AARP analysis shows rate of COVID-19 deaths and cases in nursing homes increased in three months


By Mike Festa, State Director, AARP Massachusetts

Mike Festa of AARP
Mike Festa

The latest release of AARP’s Nursing Home COVID-19 Dashboard depicts a worsening crisis from coast to coast, including Massachusetts. In the four-week period ending Dec. 20, 47.6% of nursing homes in the Bay State reported residents with confirmed cases of coronavirus, and 84.8% with at least one staff member diagnosed. 

In Massachusetts, the rates of COVID-19 cases and deaths in nursing homes have increased. Since the start of the pandemic, nearly 95 percent of the deaths from COVID-19 have been among people 50 and older. Nursing home deaths account for 35% of all COVID-related deaths in the Bay State.


From Nov. 23 to Dec. 20, Massachusetts nursing homes had:

  • 5.7 new COVID-19 cases per 100 residents, up from 4.9 in the previous four-week period
  • 1.0 COVID-19 deaths per 100 residents, up from .59
  • 5.4 new staff COVID-19 cases per 100 residents, up from 4.8


Shortages of personal protective equipment (PPE) have declined slightly over the same period, from 12% of nursing homes without a one-week supply in December to 8.2% in January. Meanwhile, staffing shortages remain a concern, with 6.5% of facilities reporting a shortage in the most recent dashboard, and little change going back to June 2020. 

Almost a year into the pandemic, nursing home residents and staff remain trapped in a petri dish, nearly defenseless against coronavirus. While vaccines will not make nursing home residents safe overnight, this dashboard underscores the urgency of vaccinating residents and staff as quickly as possible. Also, given that nearly every nursing home reported staff infections and resident cases, it is alarming that so many facilities still do not have adequate PPE.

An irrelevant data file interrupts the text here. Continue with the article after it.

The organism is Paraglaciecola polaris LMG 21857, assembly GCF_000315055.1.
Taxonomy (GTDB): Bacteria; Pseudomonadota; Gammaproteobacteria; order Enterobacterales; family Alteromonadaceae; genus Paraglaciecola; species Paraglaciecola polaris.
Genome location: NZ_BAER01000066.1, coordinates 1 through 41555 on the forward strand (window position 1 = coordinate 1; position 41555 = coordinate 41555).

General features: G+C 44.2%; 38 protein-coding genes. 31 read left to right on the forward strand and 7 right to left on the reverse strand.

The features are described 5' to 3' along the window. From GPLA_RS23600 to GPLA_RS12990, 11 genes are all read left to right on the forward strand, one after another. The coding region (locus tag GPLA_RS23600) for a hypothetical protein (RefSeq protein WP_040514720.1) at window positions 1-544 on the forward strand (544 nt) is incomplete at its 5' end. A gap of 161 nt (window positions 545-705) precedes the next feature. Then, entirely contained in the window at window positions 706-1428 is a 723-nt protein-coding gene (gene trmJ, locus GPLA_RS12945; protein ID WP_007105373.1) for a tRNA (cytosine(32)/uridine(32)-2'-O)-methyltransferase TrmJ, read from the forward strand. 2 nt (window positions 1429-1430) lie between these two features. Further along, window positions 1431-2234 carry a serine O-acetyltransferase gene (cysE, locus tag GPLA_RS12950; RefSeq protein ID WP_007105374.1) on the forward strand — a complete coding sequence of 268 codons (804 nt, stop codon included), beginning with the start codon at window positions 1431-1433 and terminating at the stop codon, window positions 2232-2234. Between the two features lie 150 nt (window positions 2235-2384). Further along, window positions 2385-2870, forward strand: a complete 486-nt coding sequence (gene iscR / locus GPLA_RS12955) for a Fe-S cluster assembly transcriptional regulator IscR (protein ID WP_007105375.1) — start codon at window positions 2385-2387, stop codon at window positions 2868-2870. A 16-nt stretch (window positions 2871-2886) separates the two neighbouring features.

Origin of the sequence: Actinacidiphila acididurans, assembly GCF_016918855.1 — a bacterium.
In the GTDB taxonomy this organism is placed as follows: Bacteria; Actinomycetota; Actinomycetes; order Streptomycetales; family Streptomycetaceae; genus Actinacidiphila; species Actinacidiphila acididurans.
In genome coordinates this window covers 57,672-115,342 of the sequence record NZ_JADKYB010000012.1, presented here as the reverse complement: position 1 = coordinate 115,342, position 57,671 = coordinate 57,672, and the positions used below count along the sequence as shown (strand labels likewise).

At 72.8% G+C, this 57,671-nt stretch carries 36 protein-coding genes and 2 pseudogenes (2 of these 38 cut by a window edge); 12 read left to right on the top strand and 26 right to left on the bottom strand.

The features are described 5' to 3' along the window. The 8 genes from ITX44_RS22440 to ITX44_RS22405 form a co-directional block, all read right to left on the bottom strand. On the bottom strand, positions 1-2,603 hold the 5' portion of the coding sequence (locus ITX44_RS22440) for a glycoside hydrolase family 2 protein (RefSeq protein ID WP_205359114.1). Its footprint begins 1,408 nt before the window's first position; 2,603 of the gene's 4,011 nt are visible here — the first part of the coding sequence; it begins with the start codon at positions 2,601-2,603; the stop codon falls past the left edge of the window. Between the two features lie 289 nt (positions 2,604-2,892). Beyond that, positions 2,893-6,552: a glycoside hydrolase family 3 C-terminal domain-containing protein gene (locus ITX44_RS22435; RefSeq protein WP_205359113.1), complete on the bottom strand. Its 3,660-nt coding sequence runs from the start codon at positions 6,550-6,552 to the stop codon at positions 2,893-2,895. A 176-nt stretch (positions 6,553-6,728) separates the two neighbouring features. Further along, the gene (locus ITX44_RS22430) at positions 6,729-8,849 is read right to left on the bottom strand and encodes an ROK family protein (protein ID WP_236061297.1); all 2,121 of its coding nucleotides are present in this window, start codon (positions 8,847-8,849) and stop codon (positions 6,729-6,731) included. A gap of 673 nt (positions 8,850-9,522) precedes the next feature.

The continuing coronavirus crisis in nursing homes also spotlights the life-and-death need for fundamental reforms, now. For years, the nursing home industry in Massachusetts has struggled with poor infection control, understaffing, and quality care issues.


AARP continues to urge elected officials to act immediately, focusing this year on:


  • Enacting or making permanent the components of AARP’s five-point plan:
  • Prioritizing regular and ongoing testing and adequate personal protective equipment (PPE) for residents and staff—as well as inspectors and any visitors.
  • Improving transparency focused on daily, public reporting of cases and deaths in facilities; communication with families about discharges and transfers; and accountability for state and federal funding that goes to facilities.
  • Ensuring access to in-person visitation following federal and state guidelines for safety, and require continued access to virtual visitation for all residents.
  • Ensuring quality care for residents through adequate staffing, oversight, and access to in-person formal advocates, called long-term care Ombudsmen.
  • Rejecting immunity for long-term care facilities related to COVID-19.
  • Establishing minimum nursing staffing standards
  • Ensuring progress is made so that in-person visitation can safely occur and facilitating virtual visitation
  • Creating a pathway for single occupancy rooms in nursing homes


The AARP COVID-19 Nursing Home Dashboard analyzes federally reported data in four-week periods going back to June 1, 2020. Earlier this year, AARP fought for public reporting of nursing home COVID-19 cases and deaths. Using this data, the AARP Public Policy Institute, in collaboration with the Scripps Gerontology Center at Miami University in Ohio, created the dashboard to provide snapshots of the virus’ infiltration into nursing homes and impact on nursing home residents and staff, with the goal of identifying specific areas of concern at the national and state levels in a timely manner.

The full COVID-19 Nursing Home Dashboard is available at For more information on how COVID is impacting nursing homes and AARP’s advocacy on this issue, visit


Mike Festa is the State Director for AARP Massachusetts.